Zak: I’m in awe of Phil. Every year I convince myself that it’s time for him to give up the streak of Ryder Cups and Presidents Cups, but every year he does this — he drives is “well enough” to use his incredible ball-striking and short game and get into contention. That being said, he can wrack up a bunch of top-5s and I’ll still be patiently waiting for him to make a clutch 12-footer on a Sunday tied for the lead.

Dethier: That was truly a masterful backdoor runner-up finish, joining a few of the world’s elite (DJ, Jason Day, red-hot Reavie) at T2. He’s been playing really well from behind, and he’s clearly got the game to win. But let’s see him in a final group, in the mix. I don’t think he wins again, and I look forward to being proven completely wrong.

Sens: As they say in the NFL, on any given Sunday. Phil is still capable of winning anytime it pegs it, but a big time win is more likely at Augusta than anywhere else.

Shipnuck: It seems like even on his good weeks now Phil has one mediocre round — at the Pro-Am it was his Saturday 72, during which he made only one birdie. I don’t know if the issue is physical or mental. To finally win again he’ll need four good ones in a row.

Wood: I honestly think Phil is swinging it better than he ever has, and he doesn’t seem to have lost any flexibility or short game skill. He can still hit it plenty long, and he’s got more guts than most. It’s remarkable to see a 47 year old who has never really had a slump, who isn’t necessarily making a comeback. He is entering his 25th YEAR inside the top 50 in World Ranking. Say that out loud. 25 YEARS in the top 50 in the world. That’s crazy. He can win any week, any course, and while I’m sure he’d like to get into the winner’s circle before Augusta, I’d expect him to be as confident as anyone entering the Masters and the U.S. Open.

4. Earlier in the week Jason Day discussed Rory McIlroy’s ability to lap a field when on his game, but questioned his desire a bit, saying, “I think the biggest thing for Rory is the desire part, how much do you really want it, because he has the tools to be kind of Tiger-esque.” We’ve seen others question McIlroy’s desire in the past, and though he answered definitively on his own Wednesday, Rors missed the cut at Pebble. Is Day’s perception of Rory’s desire a fair observation?

Bamberger: I have the opposite impression of McIlroy, that he may want it too much, and he is seeking balance in his life because he has seen up-close (Tiger Woods) what can happen when it is not there.

Ritter: Rory has had a lot going on off the course — a lawsuit against his old management company, high-profile gear changes, injuries and a wedding among other things. I think Rory’s slump is more attributable to distractions, and poor health, rather than desire. I put no stock in the Pebble MC. This still looks like a Revenge Season for him.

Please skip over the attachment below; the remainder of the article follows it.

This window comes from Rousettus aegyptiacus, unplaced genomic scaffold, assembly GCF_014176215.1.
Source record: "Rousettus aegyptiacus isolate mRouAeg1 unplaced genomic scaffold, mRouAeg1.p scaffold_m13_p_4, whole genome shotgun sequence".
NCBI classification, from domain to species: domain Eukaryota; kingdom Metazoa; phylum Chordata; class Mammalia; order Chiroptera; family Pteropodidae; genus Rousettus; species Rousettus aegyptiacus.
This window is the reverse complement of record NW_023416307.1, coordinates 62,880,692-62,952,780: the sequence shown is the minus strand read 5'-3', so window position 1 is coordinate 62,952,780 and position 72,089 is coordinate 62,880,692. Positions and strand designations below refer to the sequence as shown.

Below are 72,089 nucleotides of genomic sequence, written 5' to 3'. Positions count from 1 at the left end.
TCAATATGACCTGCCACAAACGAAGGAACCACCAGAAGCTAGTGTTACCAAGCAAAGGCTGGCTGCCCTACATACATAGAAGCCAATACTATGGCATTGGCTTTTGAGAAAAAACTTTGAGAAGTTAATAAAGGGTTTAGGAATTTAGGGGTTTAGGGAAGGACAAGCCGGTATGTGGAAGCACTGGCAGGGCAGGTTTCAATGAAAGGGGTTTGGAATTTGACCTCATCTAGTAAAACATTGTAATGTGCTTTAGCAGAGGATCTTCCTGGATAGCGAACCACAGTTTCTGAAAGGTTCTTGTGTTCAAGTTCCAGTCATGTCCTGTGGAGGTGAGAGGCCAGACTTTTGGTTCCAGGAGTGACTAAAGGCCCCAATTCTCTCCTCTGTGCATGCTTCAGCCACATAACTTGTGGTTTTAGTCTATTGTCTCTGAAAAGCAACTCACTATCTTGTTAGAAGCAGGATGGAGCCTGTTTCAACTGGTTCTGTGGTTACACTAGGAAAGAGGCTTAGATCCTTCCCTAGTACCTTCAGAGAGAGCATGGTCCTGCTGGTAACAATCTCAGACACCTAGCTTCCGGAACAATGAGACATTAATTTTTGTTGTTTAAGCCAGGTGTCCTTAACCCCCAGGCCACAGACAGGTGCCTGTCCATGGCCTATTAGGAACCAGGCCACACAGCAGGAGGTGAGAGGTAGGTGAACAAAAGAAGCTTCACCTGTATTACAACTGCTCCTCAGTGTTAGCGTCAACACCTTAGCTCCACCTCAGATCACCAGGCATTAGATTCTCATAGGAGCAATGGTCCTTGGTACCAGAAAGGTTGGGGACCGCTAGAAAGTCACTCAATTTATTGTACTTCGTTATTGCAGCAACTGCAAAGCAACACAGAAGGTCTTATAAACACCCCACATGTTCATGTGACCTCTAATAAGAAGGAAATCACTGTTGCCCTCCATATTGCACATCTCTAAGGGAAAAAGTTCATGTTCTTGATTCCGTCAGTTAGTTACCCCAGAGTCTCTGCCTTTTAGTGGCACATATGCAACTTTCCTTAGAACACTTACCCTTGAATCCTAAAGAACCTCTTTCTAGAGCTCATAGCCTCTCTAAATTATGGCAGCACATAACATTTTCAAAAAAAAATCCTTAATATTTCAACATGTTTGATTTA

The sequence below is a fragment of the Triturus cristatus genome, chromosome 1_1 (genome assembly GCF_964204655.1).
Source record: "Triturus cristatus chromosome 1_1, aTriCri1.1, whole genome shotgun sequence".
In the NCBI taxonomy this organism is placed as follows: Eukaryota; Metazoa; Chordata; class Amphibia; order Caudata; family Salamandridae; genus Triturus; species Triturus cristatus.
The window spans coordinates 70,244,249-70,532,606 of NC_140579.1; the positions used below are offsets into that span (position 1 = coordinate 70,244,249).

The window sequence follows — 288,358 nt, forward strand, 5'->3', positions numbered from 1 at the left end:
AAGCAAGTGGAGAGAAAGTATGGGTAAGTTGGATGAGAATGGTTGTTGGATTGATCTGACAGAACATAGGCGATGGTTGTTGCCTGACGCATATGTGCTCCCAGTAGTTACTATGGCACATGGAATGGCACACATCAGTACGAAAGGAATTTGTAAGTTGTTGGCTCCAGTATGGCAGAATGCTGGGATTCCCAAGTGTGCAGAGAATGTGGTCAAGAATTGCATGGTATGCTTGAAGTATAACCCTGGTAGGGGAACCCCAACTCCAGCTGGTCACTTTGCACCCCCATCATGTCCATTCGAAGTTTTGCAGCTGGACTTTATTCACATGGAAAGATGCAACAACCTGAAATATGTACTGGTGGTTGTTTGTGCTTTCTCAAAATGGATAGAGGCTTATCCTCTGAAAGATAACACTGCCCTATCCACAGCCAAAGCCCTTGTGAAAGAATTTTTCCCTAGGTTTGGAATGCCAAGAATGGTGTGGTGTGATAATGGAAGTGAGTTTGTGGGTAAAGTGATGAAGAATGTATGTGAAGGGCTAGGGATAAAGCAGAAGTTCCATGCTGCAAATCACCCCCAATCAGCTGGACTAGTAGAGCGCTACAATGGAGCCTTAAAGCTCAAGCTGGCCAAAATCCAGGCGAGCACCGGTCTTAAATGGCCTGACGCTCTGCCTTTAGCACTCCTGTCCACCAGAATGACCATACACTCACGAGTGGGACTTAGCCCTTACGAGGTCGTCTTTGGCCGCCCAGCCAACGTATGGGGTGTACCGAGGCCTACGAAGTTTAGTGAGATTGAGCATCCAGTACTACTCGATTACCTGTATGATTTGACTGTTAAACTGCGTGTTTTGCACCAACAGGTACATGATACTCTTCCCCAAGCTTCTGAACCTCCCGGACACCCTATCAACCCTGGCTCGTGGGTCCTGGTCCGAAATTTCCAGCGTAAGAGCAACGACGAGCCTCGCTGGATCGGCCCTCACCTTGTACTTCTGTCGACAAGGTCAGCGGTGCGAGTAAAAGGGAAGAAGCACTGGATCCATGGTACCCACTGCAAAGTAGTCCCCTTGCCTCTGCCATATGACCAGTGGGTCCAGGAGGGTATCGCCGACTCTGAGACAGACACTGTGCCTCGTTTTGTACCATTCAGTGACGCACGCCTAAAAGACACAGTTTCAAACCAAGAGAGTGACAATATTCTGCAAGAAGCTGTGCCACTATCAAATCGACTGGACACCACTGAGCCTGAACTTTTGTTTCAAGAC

Zak: I’d be careful calling it a slump, or looking into his Pebble performance too much. He’d never played the event before. Whether or not Day is on to something, it does seem a bit irresponsible (and not to mention hypocritical) for him to question another player’s desire. Until Rory comes out and says “Nah, didn’t really want to play” during a big event, I’ll go on assuming he’s got plenty of desire to win professional tournaments.

Dethier: Rory’s going to have a big week at Riviera and we’ll all be back on board the McIlroy hype train.

Sens: The fact Rory himself did not dismiss Day’s comment suggests that there’s something to it. Not everyone is cut out for the kind of single-minded focus we saw from peak Tiger. It’s only natural for intensity and drive to wax and wane. But I do believe Rory when he says he’s back into it. And I wouldn’t attribute this weekend’s MC of a sign of any lack of inner fire. He had a bad week. It happens.

Shipnuck: Don’t forget that Rory turned pro as a teenager — he’s a very old 29. It’s natural for all of these guys to have periods where the desire to practice and prepare wanes a bit. But I liked Rory’s comment that he wants to retire as one of the all-time greats. That tells me the fire is still burning inside of him.

Wood: He’s got four majors. Jason, Justin (both of them) have one. So too Dustin, Sergio, etc. etc. etc. Jordan is the only other young player with more than one major, with three. The comments are misguided. He wants and will win more.

5. A 52-year-old amateur named Julio Bell played in the Colombia Championship this week on the tour and shot 56 over, eventually DQing himself after failing to turn in his scorecard. It was loosely reported that Bell paid for his spot in the field, and after shooting 93-105, he drew much ire from players both in the field and not. Following Steph Curry’s performance in August, and Tony Romo’s exemption into a Tour event next month, where do you draw the line on what is an acceptable exemption and what isn’t?